After leaving EPI in 1997, Lee went to work for the AFL-CIO, first as chief international economist, then as policy director, and finally as deputy chief of staff. In her two decades with the labor federation, her economic strategy and policy research helped to make her into a recognized authority in international trade and labor. Lee testified before Congress, headlined high-stakes and influential economics conferences, and appeared on programs such as PBS NewsHour, Good Morning America, and CNN to talk about trade deals, wage inequality, and worker rights. Lee stayed with the AFL-CIO for 20 years, until 2018 when she returned to EPI, this time as its president.

"I find the bold policy proposals of the current moment encouraging,” economist Thea Lee says. “There seems to be more of an appetite and an energy for them now.”

Her international trade experience has now put Lee in the center of the economic policy discussions that are happening behind the headlines. In 2018 she was appointed to Congress’s U.S.-China Economic and Security Review Commission, which tracks the national security implications of the countries’ trade relationship — a commission whose profile has reached new heights in the evolving trade war.

Trade tensions between the United States and China have gotten a lot of media, but Lee thinks there are still important details that most Americans don’t know. “I think a lot of Americans do have a general sense that this is a lopsided and maybe unfair trade relationship,” she says, “but the granular details might surprise people.”

Using a moral compass and economics principles, Lee navigates trade discussions into territories that include Chinese and American workers. The way a country treats its workers is a fundamental part of competition, Lee says. “It is essential for countries to agree to respect internationally recognized core labor rights as a necessary condition of production so that countries can legitimately compete,” she says. “Raising this as an international competition issue is, to me, both economically right and socially important.”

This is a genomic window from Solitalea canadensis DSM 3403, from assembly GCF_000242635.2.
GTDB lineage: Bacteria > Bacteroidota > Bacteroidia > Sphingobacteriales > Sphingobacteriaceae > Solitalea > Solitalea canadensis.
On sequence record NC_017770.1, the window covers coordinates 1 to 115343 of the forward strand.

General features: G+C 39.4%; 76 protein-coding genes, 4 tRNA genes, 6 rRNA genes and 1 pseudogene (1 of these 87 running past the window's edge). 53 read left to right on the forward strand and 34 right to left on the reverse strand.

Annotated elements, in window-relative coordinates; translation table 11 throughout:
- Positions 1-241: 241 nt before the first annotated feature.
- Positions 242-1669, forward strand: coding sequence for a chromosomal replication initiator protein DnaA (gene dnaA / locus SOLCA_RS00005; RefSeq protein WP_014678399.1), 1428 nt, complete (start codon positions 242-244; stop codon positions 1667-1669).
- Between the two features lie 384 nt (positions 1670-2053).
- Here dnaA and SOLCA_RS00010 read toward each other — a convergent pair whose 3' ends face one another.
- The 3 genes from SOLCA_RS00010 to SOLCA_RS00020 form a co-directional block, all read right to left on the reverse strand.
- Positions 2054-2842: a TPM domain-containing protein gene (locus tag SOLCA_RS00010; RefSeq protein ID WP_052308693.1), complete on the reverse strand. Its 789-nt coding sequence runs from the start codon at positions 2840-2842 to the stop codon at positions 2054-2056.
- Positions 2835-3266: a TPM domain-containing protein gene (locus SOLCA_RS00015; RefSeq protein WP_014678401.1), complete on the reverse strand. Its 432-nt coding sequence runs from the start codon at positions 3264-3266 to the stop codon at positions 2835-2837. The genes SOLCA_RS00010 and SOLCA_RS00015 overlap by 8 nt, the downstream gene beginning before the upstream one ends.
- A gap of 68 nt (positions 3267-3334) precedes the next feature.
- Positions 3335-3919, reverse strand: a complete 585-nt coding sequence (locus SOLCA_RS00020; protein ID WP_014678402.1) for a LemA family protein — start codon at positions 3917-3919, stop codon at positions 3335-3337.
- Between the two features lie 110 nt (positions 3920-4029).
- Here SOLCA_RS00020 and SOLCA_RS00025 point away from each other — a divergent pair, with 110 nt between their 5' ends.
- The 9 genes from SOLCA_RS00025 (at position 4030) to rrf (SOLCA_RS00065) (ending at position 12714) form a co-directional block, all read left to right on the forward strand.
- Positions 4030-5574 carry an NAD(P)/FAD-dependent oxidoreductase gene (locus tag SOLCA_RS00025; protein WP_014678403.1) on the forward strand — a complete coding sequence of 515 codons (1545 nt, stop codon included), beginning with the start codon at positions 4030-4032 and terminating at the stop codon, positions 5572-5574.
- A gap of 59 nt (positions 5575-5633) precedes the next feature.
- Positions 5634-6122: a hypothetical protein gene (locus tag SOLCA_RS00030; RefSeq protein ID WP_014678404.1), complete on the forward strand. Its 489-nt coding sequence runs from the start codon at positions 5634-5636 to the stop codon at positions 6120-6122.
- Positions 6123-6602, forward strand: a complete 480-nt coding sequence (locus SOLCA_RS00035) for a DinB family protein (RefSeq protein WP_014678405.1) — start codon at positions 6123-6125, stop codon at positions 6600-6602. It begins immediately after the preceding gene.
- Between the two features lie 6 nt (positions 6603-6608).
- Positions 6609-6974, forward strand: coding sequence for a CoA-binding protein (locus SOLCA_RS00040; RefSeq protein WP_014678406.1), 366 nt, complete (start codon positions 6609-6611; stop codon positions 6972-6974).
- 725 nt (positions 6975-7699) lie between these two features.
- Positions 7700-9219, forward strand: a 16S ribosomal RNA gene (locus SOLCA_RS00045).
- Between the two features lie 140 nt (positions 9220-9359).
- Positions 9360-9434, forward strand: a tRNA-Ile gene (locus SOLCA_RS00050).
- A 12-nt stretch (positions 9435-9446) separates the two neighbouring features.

Such arguments are staples of public policy debate, but Lee thinks economists’ roles in these debates are beginning to change. “I think economists are playing a more interesting and a more nuanced role in the national conversation — maybe because we’re not quite as predictable,” she says. The idea about who an economist is has also become less predictable — a shift that Lee believes affects economists’ work too.

“Gender, race, and even economic privilege are important issues in terms of how we look at the world as economists,” she says. “It’s important for the policy debate to have a diversity of backgrounds as well as a diversity of views.”

These multiple perspectives have helped to develop new directions in the field, directions Lee believes will create new opportunities for economists to use their expertise and tools — and their data — to expand the policies they’re working with. Such changes, she says, are good for the world.

Because in the end, for Lee, public policy is about making changes that are bigger than one person at a time. “I’ve always cared about social justice, and that’s why I studied economics,” she says. “Economics gives people the tools to ask and answer important questions about how to make the world a better place, and I see the policy arena as a particularly exciting and important place to engage. And I think that’s an important place to be.”



Photographs by Jeremy Tripp